Monetary Fines To Correct Behaviors

My final comment on the book, “What Got You Here Won’t Get
You There,” by Marshall Goldsmith is about the use of
monetary fines as a method for getting managers to change
certain character flaws.

If there is one thing that senior managers understand, it
is money.  Dollars tend to be a universal measuring stick. 
As such, Goldsmith advocates the use of financial fines
each time a manager exhibits a behavior that the manager
wants to correct.

An example would be a manager who wants to reduce or
eliminate the behavior of “making destructive comments.” 
This manager would elicit the help of peers and
subordinates who would keep a daily tally of the manager’s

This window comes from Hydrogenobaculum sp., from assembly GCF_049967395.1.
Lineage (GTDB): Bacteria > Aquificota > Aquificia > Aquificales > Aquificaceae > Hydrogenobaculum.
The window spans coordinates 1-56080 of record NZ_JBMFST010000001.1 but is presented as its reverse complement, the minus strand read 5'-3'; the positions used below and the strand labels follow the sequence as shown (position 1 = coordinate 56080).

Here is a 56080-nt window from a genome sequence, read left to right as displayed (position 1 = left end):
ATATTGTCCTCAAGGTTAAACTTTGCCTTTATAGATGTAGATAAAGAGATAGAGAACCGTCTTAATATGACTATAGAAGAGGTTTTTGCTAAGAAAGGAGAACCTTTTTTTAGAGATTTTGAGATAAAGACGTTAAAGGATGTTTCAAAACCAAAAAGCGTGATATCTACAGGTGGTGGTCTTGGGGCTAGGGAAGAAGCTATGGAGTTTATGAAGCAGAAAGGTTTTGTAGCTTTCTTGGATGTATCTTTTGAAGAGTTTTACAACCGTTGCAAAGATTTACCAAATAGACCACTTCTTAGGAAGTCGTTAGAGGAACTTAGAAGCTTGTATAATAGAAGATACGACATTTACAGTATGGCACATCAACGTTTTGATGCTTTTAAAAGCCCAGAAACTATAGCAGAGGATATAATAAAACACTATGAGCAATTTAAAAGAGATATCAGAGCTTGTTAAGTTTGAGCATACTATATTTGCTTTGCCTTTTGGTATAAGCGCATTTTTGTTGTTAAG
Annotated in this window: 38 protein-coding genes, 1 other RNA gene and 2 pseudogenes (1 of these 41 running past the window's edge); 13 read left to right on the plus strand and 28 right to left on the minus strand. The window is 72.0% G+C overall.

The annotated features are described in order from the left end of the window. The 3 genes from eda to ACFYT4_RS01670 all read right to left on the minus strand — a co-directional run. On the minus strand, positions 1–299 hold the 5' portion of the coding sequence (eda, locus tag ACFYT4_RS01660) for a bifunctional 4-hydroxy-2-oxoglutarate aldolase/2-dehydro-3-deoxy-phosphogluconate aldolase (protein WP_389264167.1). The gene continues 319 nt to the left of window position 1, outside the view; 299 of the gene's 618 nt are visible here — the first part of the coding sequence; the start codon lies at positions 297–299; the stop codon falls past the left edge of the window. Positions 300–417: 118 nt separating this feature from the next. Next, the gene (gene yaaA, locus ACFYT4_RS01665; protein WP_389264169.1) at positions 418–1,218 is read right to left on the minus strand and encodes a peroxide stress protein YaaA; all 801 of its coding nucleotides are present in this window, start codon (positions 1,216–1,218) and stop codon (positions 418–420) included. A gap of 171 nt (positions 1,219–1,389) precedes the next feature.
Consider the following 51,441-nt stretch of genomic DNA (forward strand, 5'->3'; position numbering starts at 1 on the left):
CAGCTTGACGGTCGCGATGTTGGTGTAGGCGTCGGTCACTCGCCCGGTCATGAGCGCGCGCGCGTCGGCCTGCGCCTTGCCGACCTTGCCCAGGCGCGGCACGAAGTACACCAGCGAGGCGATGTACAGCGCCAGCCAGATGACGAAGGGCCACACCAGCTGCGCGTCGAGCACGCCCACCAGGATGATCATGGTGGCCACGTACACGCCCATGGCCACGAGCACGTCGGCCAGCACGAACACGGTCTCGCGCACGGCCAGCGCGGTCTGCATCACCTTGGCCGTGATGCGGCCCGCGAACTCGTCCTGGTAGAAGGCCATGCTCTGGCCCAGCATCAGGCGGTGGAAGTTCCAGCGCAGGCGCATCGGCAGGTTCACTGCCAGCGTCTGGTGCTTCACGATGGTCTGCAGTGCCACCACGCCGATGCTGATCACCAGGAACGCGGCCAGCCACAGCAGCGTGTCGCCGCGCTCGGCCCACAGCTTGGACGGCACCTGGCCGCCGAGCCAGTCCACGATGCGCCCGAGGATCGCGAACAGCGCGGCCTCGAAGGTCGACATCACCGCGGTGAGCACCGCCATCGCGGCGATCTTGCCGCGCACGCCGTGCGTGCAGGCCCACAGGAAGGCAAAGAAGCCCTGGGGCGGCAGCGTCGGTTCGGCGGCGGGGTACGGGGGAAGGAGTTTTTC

transgressions of this behavior.  The manager would then
be required to place $20 per incident into a fund to be
used for some purpose such as an office lunch.

HR CONTRARIAN POINTER: With senior managers, monetary
fines can be very effective at getting the person to pay
attention to the number of times that he/she exhibits a
flaw. 

A key to this tactic is the full agreement and cooperation
of the manager and his/her subordinates and peers.  The
last thing you want to do is to have the manager begin a
new bad habit such as “killing the messenger” every time
someone charges the manager $20 for catching the executive
“making destructive comments.”

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